Limited scope to ease monetary policy: IMF

Limited scope to ease monetary policy: IMF

The International Monetary Fund (IMF) has said in a paper released during the two-day G-20 Summit that India has limited scope of easing monetary stance, which might have to be even tightened due to high inflation.

The IMF paper released mid-week noted that in countries where high inflationary pressures persist, including from supply bottlenecks as in India, Brazil and Indonesia, the scope for easing monetary stance may be “very limited or it may need to be tightened; and more efforts to better anchor expectations may be required where strong nominal anchors are not well established”.

IMF said that India, Brazil, Indonesia, Turkey and South Africa have been plagued by high inflation and balance of payment pressures, even as Brazil, China and Turkey continue to witness rapid credit growth.

The IMF paper noted that emerging and developing economies have seen slower growth momentum while growth projections for the near term are being revised downward for emerging economies with risks still to the downside.

“Emerging economy growth is some 2.50 percentage points below 2010 levels, with Brazil, China and India mainly accounting for this growth slowdown. The outlook for many commodity exporters (including those among the BRICS) has also deteriorated due to lower commodity prices,” the IMF paper noted.

Adding that financial conditions are generally tighter and market pressures continue for some emerging economies, the paper said that emerging economies were hardest hit following the Fed tapering off its bond-buying program last month.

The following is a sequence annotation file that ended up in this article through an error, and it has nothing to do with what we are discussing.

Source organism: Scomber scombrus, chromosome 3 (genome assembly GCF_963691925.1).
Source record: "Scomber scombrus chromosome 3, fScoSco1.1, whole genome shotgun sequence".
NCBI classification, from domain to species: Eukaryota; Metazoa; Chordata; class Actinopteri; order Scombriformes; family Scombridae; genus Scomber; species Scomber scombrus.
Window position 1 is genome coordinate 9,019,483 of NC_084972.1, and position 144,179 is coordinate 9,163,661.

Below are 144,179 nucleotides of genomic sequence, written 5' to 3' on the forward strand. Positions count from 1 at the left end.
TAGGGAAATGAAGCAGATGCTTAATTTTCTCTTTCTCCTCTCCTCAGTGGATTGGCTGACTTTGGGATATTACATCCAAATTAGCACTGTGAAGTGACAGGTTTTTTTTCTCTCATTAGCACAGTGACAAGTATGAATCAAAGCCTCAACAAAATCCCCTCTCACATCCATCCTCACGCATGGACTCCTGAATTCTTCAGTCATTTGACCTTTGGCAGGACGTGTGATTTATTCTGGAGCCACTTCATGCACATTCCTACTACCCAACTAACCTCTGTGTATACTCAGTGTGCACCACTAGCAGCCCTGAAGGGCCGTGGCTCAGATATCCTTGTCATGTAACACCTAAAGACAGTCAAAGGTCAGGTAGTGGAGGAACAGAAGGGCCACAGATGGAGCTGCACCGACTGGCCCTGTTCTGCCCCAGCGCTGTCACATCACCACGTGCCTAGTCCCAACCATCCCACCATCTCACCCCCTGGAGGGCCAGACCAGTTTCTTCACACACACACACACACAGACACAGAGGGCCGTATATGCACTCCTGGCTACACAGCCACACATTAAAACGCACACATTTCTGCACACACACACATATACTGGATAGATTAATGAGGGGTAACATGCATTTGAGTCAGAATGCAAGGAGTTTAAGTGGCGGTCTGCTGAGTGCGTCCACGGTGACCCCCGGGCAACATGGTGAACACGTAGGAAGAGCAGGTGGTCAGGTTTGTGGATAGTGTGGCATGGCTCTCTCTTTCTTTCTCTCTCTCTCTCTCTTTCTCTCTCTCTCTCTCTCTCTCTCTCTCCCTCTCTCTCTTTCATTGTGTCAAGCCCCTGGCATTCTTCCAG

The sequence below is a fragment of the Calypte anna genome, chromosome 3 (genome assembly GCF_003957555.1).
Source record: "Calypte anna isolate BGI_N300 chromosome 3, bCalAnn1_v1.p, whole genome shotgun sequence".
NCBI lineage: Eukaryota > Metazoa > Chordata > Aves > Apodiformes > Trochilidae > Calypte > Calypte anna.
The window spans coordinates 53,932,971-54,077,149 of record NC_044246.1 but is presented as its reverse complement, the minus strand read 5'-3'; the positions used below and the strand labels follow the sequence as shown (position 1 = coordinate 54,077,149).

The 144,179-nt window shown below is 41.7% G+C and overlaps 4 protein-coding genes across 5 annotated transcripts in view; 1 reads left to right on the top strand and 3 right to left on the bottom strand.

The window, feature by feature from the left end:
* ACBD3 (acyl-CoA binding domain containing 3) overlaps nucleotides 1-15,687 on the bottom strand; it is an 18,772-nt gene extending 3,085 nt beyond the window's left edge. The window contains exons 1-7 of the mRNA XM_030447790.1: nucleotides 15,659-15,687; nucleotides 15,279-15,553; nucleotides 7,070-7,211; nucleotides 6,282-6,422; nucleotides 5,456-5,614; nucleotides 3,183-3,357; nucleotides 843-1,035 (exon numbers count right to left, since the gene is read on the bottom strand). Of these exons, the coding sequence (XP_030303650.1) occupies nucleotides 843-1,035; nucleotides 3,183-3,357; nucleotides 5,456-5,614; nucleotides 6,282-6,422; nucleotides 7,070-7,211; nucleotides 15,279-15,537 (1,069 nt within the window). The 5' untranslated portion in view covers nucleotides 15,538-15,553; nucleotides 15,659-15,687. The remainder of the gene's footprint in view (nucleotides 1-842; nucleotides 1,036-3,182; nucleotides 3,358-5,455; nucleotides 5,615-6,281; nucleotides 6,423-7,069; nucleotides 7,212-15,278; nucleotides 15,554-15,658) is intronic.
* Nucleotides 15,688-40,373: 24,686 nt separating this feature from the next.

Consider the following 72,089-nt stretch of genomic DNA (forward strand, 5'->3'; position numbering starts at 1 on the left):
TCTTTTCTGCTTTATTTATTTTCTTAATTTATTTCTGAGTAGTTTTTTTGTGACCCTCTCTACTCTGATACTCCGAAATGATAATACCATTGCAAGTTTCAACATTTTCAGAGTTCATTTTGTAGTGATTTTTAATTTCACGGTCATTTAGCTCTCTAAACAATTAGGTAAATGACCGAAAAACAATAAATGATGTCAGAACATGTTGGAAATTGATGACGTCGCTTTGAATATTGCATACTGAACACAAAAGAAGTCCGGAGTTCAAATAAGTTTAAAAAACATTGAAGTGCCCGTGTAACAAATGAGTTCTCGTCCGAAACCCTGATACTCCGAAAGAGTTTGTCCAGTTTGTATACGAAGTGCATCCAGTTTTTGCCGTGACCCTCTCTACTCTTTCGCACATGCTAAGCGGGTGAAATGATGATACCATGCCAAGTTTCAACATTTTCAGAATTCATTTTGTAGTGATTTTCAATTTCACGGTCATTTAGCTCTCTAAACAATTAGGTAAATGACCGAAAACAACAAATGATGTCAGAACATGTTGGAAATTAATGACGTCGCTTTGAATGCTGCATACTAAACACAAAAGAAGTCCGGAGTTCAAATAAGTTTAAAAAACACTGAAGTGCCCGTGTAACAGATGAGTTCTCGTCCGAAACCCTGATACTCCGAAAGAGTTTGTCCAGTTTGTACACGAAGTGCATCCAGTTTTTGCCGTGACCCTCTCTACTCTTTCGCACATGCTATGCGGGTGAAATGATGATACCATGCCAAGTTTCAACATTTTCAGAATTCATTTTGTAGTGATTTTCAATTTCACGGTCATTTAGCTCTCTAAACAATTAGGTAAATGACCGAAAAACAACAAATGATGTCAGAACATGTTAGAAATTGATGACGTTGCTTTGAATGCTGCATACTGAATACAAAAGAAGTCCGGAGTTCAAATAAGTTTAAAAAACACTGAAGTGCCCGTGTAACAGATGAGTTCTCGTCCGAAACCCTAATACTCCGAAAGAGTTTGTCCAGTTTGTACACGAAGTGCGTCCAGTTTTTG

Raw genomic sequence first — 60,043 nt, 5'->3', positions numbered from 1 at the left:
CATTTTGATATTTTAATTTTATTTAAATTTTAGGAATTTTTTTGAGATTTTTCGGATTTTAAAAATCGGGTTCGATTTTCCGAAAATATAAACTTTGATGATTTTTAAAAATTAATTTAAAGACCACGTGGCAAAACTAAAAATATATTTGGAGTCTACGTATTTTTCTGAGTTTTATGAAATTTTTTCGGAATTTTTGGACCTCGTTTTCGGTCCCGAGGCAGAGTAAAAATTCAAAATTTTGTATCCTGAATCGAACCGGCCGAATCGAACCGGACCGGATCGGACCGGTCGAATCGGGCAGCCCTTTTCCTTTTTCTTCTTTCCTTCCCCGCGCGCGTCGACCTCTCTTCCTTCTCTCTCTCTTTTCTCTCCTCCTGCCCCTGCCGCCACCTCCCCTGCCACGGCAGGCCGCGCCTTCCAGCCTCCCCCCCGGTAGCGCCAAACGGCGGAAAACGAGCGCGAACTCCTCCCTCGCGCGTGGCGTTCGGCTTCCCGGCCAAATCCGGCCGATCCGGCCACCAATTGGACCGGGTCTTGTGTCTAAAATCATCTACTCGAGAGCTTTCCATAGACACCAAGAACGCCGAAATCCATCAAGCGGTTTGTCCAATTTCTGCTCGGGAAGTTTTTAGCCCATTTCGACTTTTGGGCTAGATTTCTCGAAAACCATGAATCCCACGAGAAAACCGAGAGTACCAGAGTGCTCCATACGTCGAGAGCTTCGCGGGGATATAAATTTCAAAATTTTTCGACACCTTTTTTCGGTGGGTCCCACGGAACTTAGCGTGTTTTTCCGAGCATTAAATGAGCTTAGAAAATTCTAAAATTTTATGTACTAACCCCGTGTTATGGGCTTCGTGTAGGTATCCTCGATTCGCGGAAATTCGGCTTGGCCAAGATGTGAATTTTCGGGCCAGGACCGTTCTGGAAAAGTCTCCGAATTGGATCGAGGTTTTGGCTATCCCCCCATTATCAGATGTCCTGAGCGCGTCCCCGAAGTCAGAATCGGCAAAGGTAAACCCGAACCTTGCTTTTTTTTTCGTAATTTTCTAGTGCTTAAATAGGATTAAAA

It said that while global imbalances have narrowed last year, and, despite some further progress, policies have played a relatively minor role. “To foster rebalancing that is supportive of growth, structural reforms that increase internal demand in surplus economies on a sustained basis (in particular, private consumption in China and private investment in Germany) and raise external competitiveness in deficit economies (Brazil, India, Euro area periphery, and the United Kingdom) remain necessary,” the paper said.

IMF suggested that cyclical weakening calls for monetary policy easing, or less tightening, for those economies where inflation and expectations are well anchored to provide room for maneuver.

For countries with strong fiscal positions, fiscal policy, generally, should allow stabilizers to work but avoid stimulus unless a major slowdown looms, IMF said.

While initial portfolio outflows from emerging markets in the May-June period were more broadbased, more recently, market pressures have been more concentrated on particular economies with important financial or macroeconomic vulnerabilities.

Volatility and local bond yields increased sharply, equity markets and currencies fell
(depreciating 6.50 per cent on average since May 22), and some emerging economies saw liquidity pressures and reversal of capital flows.

“Recent financial turbulence and continued market pressures in some economies appear to be driven by both push and pull factors,” the paper said, adding, ““On the pull side, deteriorating fundamentals in some emerging economies have also played a role.”